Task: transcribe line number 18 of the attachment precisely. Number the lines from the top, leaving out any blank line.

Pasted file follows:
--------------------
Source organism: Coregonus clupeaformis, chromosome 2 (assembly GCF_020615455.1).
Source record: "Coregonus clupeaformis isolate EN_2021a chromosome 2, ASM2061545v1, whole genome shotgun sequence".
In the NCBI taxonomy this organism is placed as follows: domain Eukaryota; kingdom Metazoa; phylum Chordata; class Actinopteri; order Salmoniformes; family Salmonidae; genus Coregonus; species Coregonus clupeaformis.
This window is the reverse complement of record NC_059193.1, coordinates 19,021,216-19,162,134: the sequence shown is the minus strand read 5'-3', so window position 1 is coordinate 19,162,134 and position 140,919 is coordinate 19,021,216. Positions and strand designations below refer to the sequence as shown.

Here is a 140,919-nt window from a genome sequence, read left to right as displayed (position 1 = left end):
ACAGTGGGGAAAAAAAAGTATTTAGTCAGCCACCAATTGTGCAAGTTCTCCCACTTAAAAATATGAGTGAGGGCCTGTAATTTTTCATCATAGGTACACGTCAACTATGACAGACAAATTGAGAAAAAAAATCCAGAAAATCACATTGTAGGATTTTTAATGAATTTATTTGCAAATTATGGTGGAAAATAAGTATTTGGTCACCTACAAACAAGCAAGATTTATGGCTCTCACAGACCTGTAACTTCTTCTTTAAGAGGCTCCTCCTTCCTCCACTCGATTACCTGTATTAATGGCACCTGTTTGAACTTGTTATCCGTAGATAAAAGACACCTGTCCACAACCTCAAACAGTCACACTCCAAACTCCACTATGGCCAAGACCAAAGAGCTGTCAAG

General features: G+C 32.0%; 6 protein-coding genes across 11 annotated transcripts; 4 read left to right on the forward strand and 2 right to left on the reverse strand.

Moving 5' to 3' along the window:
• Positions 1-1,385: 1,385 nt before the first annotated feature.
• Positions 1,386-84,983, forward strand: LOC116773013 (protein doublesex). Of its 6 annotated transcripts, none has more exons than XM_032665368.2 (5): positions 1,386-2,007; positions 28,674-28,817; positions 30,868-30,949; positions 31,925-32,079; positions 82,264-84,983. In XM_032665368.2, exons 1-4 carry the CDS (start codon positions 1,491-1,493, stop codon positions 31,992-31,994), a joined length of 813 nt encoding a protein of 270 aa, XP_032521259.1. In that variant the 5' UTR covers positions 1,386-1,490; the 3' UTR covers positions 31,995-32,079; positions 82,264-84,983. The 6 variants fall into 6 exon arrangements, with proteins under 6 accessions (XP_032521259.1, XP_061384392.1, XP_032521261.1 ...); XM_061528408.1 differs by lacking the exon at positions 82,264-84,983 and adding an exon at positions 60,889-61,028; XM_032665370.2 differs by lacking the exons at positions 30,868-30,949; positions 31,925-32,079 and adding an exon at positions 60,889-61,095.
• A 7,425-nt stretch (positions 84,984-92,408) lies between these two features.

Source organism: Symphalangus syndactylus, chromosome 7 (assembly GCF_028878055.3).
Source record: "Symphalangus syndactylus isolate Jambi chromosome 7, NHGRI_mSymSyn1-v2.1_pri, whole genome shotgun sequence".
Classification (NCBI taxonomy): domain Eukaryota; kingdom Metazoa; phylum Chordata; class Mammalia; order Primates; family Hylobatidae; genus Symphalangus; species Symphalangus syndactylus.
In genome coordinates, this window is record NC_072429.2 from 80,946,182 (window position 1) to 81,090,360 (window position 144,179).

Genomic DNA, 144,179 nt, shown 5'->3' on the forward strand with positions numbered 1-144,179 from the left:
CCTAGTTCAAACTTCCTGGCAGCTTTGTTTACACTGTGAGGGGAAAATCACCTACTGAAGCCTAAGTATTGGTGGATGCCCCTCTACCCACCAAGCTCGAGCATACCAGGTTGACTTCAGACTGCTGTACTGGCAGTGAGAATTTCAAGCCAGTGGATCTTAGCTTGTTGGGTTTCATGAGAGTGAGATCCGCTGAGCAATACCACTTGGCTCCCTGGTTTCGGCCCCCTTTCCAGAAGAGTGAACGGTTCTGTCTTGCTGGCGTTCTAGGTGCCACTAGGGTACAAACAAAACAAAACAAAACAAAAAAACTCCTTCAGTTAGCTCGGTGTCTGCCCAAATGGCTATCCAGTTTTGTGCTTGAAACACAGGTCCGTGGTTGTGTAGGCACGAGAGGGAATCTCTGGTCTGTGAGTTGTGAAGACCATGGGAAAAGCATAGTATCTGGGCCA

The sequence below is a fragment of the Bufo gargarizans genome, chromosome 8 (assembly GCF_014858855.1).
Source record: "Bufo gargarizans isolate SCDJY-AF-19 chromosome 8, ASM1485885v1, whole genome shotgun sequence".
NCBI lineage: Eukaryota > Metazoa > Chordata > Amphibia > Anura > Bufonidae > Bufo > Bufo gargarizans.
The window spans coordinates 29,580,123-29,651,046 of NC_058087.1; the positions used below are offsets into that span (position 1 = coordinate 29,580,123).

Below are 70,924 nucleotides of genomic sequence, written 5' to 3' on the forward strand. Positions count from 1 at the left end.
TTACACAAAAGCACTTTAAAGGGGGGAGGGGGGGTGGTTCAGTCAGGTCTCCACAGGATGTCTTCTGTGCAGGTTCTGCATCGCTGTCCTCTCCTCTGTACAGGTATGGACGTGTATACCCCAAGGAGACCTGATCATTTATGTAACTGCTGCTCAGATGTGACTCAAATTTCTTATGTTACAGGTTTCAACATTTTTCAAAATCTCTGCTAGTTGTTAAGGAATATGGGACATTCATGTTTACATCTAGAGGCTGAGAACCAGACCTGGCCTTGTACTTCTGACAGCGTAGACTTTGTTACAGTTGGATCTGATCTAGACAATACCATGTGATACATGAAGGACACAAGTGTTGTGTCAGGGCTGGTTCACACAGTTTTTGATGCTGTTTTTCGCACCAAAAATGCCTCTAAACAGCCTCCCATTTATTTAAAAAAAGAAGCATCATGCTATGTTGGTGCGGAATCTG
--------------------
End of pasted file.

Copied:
The sequence below is a fragment of the Bufo gargarizans genome, chromosome 8 (assembly GCF_014858855.1).